Announcements

The views expressed in the Legal Information & Technology eJournal are those of the contributing authors and do not imply the endorsement of the sponsor, advisory board, or editors.

The Legal Information & Technology eJournal is sponsored by the Academic Law Libraries Special Interest Section (ALL-SIS). The purpose of the Section is to provide a forum for the exchange of ideas and information on academic law libraries and to represent its members' interests and concerns within the American Association of Law Libraries. The eJournal is also sponsored by the Mid-America Association of Law Libraries (MAALL), an official chapter of the American Association of Law Libraries. MAALL includes members from academic, court, and law firm libraries in Arkansas, Illinois, Iowa, Kansas, Missouri, Nebraska, North Dakota, Oklahoma, and South Dakota.


Table of Contents

Who Wins in the Supreme Court? An Examination of Attorney and Law Firm Influence

Adam Feldman, University of Southern California, Political Science

The Productivity Commission: A Different Engine for Law Reform?

Lyria Bennett Moses, University of New South Wales
Nicola Jane Gollan, University of New South Wales (UNSW)
Kieran Mark Tranter, Griffith University - Griffith Law School

100 Most Cited Articles in Urban Green and Open Spaces: A Bibliometric Analysis

Mehdi Rakhshandehroo, University Putra Malaysia
Mohd Johari Mohd Yusof, University Putra Malaysia
Nader Ale Ebrahim, University of Malaya (UM) - Department of Engineering Design and Manufacture, Faculty of Engineering, University of Malaya (UM) - Research Support Unit, Centre of Research Services, Institute of Research Management and Monitoring (IPPP)
Ali Sharghi, Shahid Rajaee Teacher Training University (SRTTU)
Roozbeh Arabi, University Putra Malaysia

A Primer on Digital Rights Management Technologies

Jasper L. Tran, University of Minnesota

Anonymization and Risk

Ira Rubinstein, New York University (NYU) - Information Law Institut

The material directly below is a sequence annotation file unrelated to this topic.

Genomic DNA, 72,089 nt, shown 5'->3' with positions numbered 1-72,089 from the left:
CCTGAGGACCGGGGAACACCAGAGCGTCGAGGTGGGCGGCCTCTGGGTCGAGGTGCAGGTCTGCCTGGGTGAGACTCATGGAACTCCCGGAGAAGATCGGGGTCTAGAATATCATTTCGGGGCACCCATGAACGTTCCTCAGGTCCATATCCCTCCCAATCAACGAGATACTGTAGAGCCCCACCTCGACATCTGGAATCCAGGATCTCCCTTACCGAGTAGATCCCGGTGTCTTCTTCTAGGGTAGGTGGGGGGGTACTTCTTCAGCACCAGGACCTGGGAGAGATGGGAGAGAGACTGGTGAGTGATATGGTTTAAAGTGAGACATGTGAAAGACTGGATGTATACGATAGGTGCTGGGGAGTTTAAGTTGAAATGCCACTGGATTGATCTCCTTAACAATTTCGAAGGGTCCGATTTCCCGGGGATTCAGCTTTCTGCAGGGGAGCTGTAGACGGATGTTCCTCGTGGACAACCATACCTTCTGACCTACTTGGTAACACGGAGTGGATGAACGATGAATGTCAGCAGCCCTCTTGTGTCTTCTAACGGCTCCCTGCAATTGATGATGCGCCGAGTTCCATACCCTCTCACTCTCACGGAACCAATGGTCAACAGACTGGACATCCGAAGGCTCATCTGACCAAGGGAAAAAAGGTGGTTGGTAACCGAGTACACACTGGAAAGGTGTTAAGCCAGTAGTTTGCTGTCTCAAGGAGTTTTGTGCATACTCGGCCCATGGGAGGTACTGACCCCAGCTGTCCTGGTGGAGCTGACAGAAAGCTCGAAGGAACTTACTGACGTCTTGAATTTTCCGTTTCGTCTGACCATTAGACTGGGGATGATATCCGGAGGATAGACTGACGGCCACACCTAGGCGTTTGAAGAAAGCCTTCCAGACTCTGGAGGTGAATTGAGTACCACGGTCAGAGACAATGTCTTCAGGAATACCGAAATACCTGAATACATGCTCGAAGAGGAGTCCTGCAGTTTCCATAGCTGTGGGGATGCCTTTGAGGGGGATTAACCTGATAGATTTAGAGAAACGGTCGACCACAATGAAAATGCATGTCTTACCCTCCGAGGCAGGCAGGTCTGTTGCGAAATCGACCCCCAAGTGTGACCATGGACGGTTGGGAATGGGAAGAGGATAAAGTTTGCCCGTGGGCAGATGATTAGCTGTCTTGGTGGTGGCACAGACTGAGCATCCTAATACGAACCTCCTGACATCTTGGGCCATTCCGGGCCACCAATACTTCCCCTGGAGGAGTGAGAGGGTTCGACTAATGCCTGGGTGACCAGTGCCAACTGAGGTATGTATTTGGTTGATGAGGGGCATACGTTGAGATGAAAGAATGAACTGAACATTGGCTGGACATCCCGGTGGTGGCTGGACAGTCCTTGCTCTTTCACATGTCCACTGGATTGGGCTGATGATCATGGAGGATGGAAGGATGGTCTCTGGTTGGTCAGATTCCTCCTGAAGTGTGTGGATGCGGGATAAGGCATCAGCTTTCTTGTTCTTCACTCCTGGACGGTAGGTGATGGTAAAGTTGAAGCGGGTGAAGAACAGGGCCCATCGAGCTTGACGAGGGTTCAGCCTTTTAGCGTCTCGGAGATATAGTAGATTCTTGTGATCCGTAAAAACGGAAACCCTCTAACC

Woodrow Hartzog, Samford University - Cumberland School of Law, Stanford Law School Center for Internet and Society


LEGAL INFORMATION & TECHNOLOGY eJOURNAL
Sponsored by the Academic Law Libraries Special Interest Section of the American Association
of Law Libraries and the Mid-America Association of Law Libraries

"Who Wins in the Supreme Court? An Examination of Attorney and Law Firm Influence" Free Download

ADAM FELDMAN, University of Southern California, Political Science
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Who are the most successful attorneys in the Supreme Court? A helpful way to answer this question is by looking at attorneys' relative influence on the course of the law. This article performs macro and micro-level analyses of the most successful Supreme Court litigators by examining the amount of language shared between over 9,400 Supreme Court merits briefs and their respective Supreme Court opinions from 1946 through 2013. It also examines the most successful firms, groups, and government agencies that employ these attorneys.

"The Productivity Commission: A Different Engine for Law Reform?" Free Download
Griffith Law Review, 2015, Forthcoming
UNSW Law Research Paper No. 2015-40

LYRIA BENNETT MOSES, University of New South Wales
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NICOLA JANE GOLLAN, University of New South Wales (UNSW)
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KIERAN MARK TRANTER, Griffith University - Griffith Law School
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This empirical study analyses the extent to which the Productivity Commission (Commission) relies on different types of evidence in formulating recommendations in a sample of reports. It goes deeper than traditional citation analysis; rather than classifying and counting all material cited in each sample report, it includes only citations that influenced the final recommendations. The findings, which run counter to the rhetoric employed in relation to the Commission’s work, reveal the extent to which the Commission relies on non-quantitative forms of evidence, including bare assertions, personal experience and logical and legal argument, particularly in reports addressing broader questions of social policy. It concludes with a discussion of the significance of these findings, linking them to Graycar’s critique of law reform commissions. As such, it provides a more accurate, but still preliminary, basis for understanding the Commission’s methods than that otherwise appearing in the discourse surrounding the Commission’s work.

"100 Most Cited Articles in Urban Green and Open Spaces: A Bibliometric Analysis" Free Download
Current World Environment, Vol. 10, No. 2, 2015

MEHDI RAKHSHANDEHROO, University Putra Malaysia
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MOHD JOHARI MOHD YUSOF, University Putra Malaysia